Why 'lockdown puppies' are now causing major policing problems: Alan Billings

They call them ‘lockdown puppies’. These are the dogs that people bought during the time of Covid restrictions and lockdown. They were bought as puppies and are now becoming mature, adult dogs. And that’s the problem.

I learnt about them when speaking last week to two South Yorkshire police (SYP) officers who have responsibility for those dogs that the police seize as a result of an incident.

The number of dogs nationally rose from about 9m to 12m during the pandemic. In 2021, 3.2m people had bought a dog, many of them for the first time. In some cases, this was now creating a problem.

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On the one hand, some of the puppies bought were not always well suited to the circumstances of those buying them. There were certain breeds that should not really have been placed in homes with babies and small children. The police had found dogs with fighting breeds in their genetic makeup where children were encouraging them to growl or to jump and bite at sticks or pieces of cloth. Without training, some of these dogs could suddenly turn and become aggressive, literally biting the hand that fed them.

South Yorkshire’s police and crime commissioner Dr Alan BillingsSouth Yorkshire’s police and crime commissioner Dr Alan Billings
South Yorkshire’s police and crime commissioner Dr Alan Billings

Many of the lockdown puppies had never been socialised. They had spent their earliest years confined to houses which had received few if any visitors during this time. They were unused to having people other than immediate family members around them. They had little or no contact with other animals. They were unable to go to puppy training classes. Now that they were mature and off the lead in public spaces they could be quite aggressive with other dogs and other people.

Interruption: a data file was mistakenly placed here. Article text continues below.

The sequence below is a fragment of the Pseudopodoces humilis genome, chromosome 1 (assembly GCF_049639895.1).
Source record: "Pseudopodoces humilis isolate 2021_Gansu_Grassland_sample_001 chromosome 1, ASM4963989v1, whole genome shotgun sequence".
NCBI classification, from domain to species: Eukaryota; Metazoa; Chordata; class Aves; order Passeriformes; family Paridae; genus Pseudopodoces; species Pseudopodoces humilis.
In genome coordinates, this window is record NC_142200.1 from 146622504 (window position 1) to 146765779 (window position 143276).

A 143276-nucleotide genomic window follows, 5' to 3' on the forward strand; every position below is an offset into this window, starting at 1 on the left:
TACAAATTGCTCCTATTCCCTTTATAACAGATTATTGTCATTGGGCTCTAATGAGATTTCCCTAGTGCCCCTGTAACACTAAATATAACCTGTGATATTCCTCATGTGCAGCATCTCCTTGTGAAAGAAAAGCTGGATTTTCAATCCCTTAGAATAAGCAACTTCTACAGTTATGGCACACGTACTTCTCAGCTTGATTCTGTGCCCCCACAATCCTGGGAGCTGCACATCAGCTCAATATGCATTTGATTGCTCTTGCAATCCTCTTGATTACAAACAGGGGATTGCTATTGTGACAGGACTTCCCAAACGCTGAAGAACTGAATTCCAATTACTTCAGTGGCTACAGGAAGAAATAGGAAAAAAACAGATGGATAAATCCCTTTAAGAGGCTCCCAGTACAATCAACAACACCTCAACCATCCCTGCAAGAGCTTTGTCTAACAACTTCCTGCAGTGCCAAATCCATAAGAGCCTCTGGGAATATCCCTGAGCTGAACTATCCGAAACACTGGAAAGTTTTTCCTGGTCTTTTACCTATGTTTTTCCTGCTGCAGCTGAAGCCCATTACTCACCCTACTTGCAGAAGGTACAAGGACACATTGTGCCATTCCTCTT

These, then, are the ‘lockdown’ puppies, now mature dogs.

Some of the statistics for incidents with dogs are frightening. 2022 was the worst year nationally for deaths caused by dogs and there are currently about seven incidents involving dogs every day in South Yorkshire with about one in seven being seized.

When the police seize a dog, for whatever reason, it has to be taken to kennels. Where a dog has been aggressive, the police cannot destroy it – unless it is so aggressive that it constitutes a clear and present threat – but must take it to a kennel while the incident is reviewed or while owners are contacted – for which there is a cost. If a case goes to court, then the police have to wait for it to be heard and concluded – which can be a long time. At any one time, there will be between 40 and 50 dogs in kennels, though this summer that number is expected to rise substantially. None of this is cheap.

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I asked whether the law around dangerous dogs could be amended to include the type of dog that is currently causing the most harm. The officers said that the problem with any definition is that most dogs are of mixed breeds, so it would not take long to breed dogs that fell outside any new category of a dangerous dog. Some of the dogs that they see now have prohibited breeds – aggressive, fighting dogs, American pit bulls – somewhere in their genes. The best hope is to educate those who buy dogs to understand better the importance of socialising a puppy and not teaching it to behave aggressively.

But there was one further development that occurred during the lock-downs that was quite sinister. Some of the organised crime gangs, whose drug dealing was severely disrupted by the restrictions on travel, began to turn their hand to the illegal breeding of dogs. Female dogs were kept in generally squalid and cramped conditions simply to have puppies which they then sold for substantial sums – £2,000 to £3,000 per dog.

When we come to look back on the time of lock-down and restriction, we should not overlook what happened to the lock-down puppies and their subsequent history and the need, therefore, for better education.

Alan Billings is South Yorkshire police and crime commissioner